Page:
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Ill Tone brings message of sobriety to Whistler

Burnaby hip hop artist releases debut album



Burnaby hip hop artist Chris Hamilton had to overcome a heap of obstacles to release his debut full length album, Bringin the Hope Back.

Under his Ill Tone moniker, he began writing the release years ago while in the midst of addiction to alcohol and a laundry list of drugs. Despite the struggle, he managed to stay in school at the Pacific Audio Visual Institute where he was studying audio engineering and recording.

"That was one of the toughest times of my life," Hamilton says. "I was in school in 2010 and 2011. I was at my worst point. I'd be out all night and I'd still make it to school in the morning... hung over and strung out beyond measure. I knew by the time I finished school I was going to have to check back into rehab."

He went into treatment about a year ago and has been sober ever since. Throughout, he says, music served as an emotional outlet. "A person going through an addiction has a lot to say that they maybe can't say to other people," Hamilton says. "Just writing those thoughts down can even help sometimes. A pen and pad can be as good as talking to a counsellor. For me it was an outlet to relieve myself of stress and depression. It's always been a positive thing throughout all of that. A lot of creative energy that comes from the stress of trying to remain sober does get channeled into that music."

Hamilton's journey to sobriety was one of the topics that inspired the lyrics on the album. It is also filled with lush instrumentation and packed with guest vocalists including Jasmin Parkin from Vancouver indie-pop band Mother Mother. "Jasmin and I grew up in the same town and we went to the same junior high," Hamilton says. "I hollered at her and offered her a spot on the song and she liked what we had. She was great."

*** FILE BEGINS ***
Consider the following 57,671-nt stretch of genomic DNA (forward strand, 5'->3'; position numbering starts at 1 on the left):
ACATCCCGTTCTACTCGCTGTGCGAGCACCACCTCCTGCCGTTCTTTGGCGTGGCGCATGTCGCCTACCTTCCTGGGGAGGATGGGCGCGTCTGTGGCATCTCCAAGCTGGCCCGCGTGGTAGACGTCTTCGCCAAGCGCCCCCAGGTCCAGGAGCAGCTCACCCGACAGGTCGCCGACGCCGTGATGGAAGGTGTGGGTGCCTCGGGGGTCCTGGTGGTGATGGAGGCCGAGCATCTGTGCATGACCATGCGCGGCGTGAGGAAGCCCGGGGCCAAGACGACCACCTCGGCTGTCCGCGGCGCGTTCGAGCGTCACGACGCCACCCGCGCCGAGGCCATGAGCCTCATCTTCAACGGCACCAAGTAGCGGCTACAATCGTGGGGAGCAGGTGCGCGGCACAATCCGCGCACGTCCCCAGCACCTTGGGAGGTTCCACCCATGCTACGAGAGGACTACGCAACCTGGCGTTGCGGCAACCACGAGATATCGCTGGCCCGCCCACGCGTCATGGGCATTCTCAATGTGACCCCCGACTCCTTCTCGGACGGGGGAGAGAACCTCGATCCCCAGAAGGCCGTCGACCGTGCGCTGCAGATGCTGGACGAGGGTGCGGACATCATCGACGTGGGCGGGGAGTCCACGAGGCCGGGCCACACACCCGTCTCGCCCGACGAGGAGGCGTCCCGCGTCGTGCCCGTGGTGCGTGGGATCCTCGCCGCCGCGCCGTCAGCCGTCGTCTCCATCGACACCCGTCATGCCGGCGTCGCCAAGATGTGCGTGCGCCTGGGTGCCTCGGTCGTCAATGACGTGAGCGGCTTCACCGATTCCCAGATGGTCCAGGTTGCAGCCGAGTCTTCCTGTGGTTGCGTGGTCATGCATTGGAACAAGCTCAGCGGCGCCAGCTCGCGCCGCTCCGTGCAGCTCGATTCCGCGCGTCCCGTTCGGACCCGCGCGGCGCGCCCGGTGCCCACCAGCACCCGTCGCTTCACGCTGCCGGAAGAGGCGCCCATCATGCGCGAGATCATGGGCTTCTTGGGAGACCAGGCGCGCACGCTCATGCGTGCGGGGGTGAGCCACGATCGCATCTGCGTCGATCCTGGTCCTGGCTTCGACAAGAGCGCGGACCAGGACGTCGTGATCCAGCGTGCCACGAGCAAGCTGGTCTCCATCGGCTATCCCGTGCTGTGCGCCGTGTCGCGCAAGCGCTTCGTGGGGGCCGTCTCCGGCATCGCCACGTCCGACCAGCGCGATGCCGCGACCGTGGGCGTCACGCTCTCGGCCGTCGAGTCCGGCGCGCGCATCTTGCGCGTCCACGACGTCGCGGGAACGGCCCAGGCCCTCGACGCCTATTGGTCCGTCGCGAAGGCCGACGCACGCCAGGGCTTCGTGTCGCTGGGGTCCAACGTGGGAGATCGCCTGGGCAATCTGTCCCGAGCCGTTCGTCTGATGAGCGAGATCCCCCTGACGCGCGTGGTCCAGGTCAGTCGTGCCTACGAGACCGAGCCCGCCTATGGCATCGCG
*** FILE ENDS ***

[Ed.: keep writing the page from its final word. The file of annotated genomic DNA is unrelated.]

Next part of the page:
Released Feb. 27, Hamilton also produced, mixed and recorded the release. While controlling the entire process had its tough moments, he says it was also fulfilling. "Everyone is their own worst critic," he says. "You can imagine how knit picky you can get over your own stuff. Especially mixing I can get into it. You can get picky to the point that the things you're picking apart, no one would notice. At the same time, I've worked with a lot of engineers and beat makers and I just wasn't happy with what they gave me back after."

With a rushed delivery of CD copies of the record arriving at his door last minute, Hamliton is preparing to head out on his first cross-Canada tour, hitting up 20 dates in 24 days, including a stop in Whistler at Moe Joe's as one of the opening acts for Masta Ace on March 11. While the album features a full band, for logistical reasons Hamilton will only be accompanied by a guitar player and DJ.

"It's going to be tough," he says. "Any artist who tours will tell you the same thing. They love it and hate it. At the same time, we get to do what we love every night. I'm looking forward to it for sure."